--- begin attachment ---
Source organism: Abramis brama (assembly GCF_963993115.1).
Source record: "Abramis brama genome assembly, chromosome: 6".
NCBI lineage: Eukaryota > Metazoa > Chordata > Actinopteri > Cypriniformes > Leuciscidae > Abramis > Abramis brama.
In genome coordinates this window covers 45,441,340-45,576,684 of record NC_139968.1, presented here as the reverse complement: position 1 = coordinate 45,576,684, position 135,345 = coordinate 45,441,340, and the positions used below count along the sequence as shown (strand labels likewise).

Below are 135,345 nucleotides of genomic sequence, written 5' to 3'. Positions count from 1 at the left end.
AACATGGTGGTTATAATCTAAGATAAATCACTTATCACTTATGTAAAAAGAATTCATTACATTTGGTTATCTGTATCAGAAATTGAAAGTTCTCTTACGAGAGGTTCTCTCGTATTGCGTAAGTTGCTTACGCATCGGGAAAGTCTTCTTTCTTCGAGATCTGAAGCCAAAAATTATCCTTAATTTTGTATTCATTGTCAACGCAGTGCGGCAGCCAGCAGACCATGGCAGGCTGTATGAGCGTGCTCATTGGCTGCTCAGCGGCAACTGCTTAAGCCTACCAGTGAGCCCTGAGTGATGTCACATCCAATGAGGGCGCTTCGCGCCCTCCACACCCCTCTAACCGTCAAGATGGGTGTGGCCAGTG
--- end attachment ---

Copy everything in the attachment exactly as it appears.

Source organism: Abramis brama (assembly GCF_963993115.1).
Source record: "Abramis brama genome assembly, chromosome: 6".
NCBI lineage: Eukaryota > Metazoa > Chordata > Actinopteri > Cypriniformes > Leuciscidae > Abramis > Abramis brama.
In genome coordinates this window covers 45,441,340-45,576,684 of record NC_139968.1, presented here as the reverse complement: position 1 = coordinate 45,576,684, position 135,345 = coordinate 45,441,340, and the positions used below count along the sequence as shown (strand labels likewise).

Below are 135,345 nucleotides of genomic sequence, written 5' to 3'. Positions count from 1 at the left end.
AACATGGTGGTTATAATCTAAGATAAATCACTTATCACTTATGTAAAAAGAATTCATTACATTTGGTTATCTGTATCAGAAATTGAAAGTTCTCTTACGAGAGGTTCTCTCGTATTGCGTAAGTTGCTTACGCATCGGGAAAGTCTTCTTTCTTCGAGATCTGAAGCCAAAAATTATCCTTAATTTTGTATTCATTGTCAACGCAGTGCGGCAGCCAGCAGACCATGGCAGGCTGTATGAGCGTGCTCATTGGCTGCTCAGCGGCAACTGCTTAAGCCTACCAGTGAGCCCTGAGTGATGTCACATCCAATGAGGGCGCTTCGCGCCCTCCACACCCCTCTAACCGTCAAGATGGGTGTGGCCAGTG